Civilizations are built in layers. The same can be said for memorable cooking. Diversity and contrasts are important to both.
Today’s lunch is one small example. Yesterday, I was at Clear Flour Bakery to buy some of their amazing breads. Among the goodies I brought home was a loaf of Rustic Italian bread. For lunch today, I started by pan frying two slices of that bread in olive oil. Separately, I prepared a small Radicchio di Treviso, sliced in half lengthwise and simmered slowly in olive oil, with salt and pepper. When the Radicchio was tender, I spread some sheep’s milk Ricotta cheese on the crusty bread, then topped it with Radicchio. The contrasts of crisp toast, smooth and sweet Ricotta, and the bitter, silky Radicchio made a delicious first course.
Many of the items came from the first shopping stop yesterday — at Eataly Boston. I love the produce and cheeses there. For the second course, I started with leftovers — some Cannellini beans and Cavolo Nero I’d cooked earlier in the week. Food52 had an inspiring article today about braising beans, so I sautéed chopped onion and garlic, added the beans and some leftover broth from vegetable soup, and simmered them together for 15-20 minutes. [It’s nearly impossible to overcook beans.] Then I added the Cavolo Nero and cooked it for another 15 minutes, with a little more broth.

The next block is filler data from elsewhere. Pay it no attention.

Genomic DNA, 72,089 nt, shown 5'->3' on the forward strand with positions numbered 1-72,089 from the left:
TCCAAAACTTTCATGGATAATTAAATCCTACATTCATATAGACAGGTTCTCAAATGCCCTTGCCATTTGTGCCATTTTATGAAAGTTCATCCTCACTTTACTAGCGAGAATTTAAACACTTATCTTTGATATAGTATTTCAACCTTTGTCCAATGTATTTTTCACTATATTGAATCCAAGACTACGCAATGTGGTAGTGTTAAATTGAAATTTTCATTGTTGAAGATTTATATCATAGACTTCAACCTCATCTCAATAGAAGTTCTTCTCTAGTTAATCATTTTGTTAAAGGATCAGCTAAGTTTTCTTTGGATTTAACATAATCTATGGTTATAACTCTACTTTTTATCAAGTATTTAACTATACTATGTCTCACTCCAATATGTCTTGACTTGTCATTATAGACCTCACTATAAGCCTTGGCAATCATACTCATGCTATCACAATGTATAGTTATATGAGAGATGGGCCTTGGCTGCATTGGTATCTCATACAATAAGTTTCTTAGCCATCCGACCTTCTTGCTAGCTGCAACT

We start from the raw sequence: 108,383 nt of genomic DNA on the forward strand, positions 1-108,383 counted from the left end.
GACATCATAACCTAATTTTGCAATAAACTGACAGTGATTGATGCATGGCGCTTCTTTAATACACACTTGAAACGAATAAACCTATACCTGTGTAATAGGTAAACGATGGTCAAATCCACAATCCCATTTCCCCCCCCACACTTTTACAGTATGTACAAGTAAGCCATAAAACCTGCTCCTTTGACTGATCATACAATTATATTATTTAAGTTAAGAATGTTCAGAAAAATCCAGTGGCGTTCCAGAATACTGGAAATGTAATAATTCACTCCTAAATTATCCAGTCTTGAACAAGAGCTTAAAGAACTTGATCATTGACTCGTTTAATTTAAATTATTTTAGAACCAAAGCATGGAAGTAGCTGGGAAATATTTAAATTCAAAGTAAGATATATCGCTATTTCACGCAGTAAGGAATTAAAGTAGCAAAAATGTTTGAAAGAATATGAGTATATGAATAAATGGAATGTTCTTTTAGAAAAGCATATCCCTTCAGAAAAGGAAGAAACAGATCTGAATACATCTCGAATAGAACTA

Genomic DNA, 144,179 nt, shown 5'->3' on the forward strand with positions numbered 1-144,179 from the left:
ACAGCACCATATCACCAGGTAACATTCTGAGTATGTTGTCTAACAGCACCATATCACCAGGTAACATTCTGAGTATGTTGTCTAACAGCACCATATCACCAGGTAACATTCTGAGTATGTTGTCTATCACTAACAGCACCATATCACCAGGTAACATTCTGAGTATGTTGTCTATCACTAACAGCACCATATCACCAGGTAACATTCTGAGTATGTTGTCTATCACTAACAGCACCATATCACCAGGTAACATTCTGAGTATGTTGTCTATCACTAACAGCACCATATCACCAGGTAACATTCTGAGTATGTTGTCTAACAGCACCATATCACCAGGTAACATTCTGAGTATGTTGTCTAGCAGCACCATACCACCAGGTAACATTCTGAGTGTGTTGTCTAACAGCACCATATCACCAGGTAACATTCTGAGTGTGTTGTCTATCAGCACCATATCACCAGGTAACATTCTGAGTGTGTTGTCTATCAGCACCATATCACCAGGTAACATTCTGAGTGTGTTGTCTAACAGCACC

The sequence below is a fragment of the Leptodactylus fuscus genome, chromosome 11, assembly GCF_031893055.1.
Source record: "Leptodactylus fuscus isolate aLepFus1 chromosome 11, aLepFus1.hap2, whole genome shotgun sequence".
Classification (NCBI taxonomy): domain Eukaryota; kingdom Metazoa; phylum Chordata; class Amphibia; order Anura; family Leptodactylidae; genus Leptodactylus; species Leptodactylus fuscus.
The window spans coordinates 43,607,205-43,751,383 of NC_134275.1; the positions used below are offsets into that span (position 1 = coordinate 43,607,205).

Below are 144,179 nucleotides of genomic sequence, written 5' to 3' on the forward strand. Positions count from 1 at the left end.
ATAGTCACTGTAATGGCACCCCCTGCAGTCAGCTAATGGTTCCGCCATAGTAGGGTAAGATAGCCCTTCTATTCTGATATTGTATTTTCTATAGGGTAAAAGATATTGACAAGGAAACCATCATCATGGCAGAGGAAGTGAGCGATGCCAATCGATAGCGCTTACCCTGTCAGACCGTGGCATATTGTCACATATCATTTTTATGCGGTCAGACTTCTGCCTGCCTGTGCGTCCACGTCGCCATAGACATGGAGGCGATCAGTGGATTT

As the beans cooked, I was reminded of some Spanish and Portuguese recipes in which such a mixture would be used as a sauce for a roasted fillet of cod. Instead of cod fish, I decided to used another vegetable — Arrowhead Cabbage. This unusual and delicious Brassica (also known as Conehead Cabbage) was one I found at Eataly and wanted to try. I had been told that it is sweeter and more tender than ordinary green cabbage, so last night I had roasted it in a hot oven and was happy with the results. Today at lunch I decided that one of the leftover roasted cabbage quarters would be a suitable surrogate for the cod fillet. It certainly was.
For the wine I had two open choices, and I chose the 2011 St. Joseph from Pierre Gaillard. It was a fortuitous choice.
To finish the cooking for the day I once again turned to one of my Greek vegetable favorites — Briami Me Maratho. It’s a little different each time I make it, and this was just right for tonight’s dinner.